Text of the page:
an illegal and arbitrary cutoff date, Mr. Raja processed only 122
applications received till 25 September, 2007.  110 were rejected and
343 applications were put in abeyance.  Given the fact that there is
no 2G spectrum available, these applications received till 01 October,
2007 (within the date represented by the Government) have now been put
in the dustbin.  In fact, the TRAI had already recommended on 11 May
2010 that no more UASL license with bundled spectrum can be given.
This means that these 343 applications will never be processed and
will never see spectrum.

In the meantime, 19 days after these 575 applications were received,
the dual technology policy was announced through a press release by
Mr. Raja.  The Tatas put in their dual technology applications around
22 October.  So, in effect, their application went in three weeks
after the 575 2G applications were received.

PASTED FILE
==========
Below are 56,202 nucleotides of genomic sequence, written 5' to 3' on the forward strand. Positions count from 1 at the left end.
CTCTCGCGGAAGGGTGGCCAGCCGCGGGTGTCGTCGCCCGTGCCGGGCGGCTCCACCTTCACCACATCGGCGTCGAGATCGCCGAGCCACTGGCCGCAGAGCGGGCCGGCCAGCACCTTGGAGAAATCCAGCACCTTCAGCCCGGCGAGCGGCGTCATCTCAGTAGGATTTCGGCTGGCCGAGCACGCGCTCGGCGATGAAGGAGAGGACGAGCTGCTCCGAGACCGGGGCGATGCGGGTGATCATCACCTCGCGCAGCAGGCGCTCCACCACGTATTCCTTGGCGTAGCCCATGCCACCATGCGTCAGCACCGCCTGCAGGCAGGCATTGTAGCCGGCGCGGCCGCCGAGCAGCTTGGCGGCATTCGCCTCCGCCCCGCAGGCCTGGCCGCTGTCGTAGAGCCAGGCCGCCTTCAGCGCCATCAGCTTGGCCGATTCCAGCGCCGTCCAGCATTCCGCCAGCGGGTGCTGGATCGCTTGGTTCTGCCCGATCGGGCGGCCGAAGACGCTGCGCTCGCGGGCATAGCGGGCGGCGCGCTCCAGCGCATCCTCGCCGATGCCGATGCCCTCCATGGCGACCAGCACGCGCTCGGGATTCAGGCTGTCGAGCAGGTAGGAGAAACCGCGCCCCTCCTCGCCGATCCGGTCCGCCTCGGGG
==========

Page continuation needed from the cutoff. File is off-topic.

Today, Tatas already have GSM spectrum allocated and GSM service
launched in most of the circles – But the 343 applications submitted
three weeks before the Tata Group have neither been processed nor have
any chance of ever being processed – so much for First Come, First

You will accept that this seems to be a case of arriving late, forming
a new queue, jumping the priority and accusing others of getting
priority on spectrum allocation and meets your point of out-of-turn
allocation of spectrum. I am sure the 373 applicants who were rejected
for no fault of theirs, will agree - while the Tata Group has sold its
equity for billions of dollars to NTT Docomo based on its out-of-turn
GSM allocation on dual technology policy.

In my humble opinion, evidence suggests that the Tatas have benefited
from out-of-turn spectrum allocation. The dispute between Tatas and
Reliance Comm inter se on the allocation sequence cannot dilute the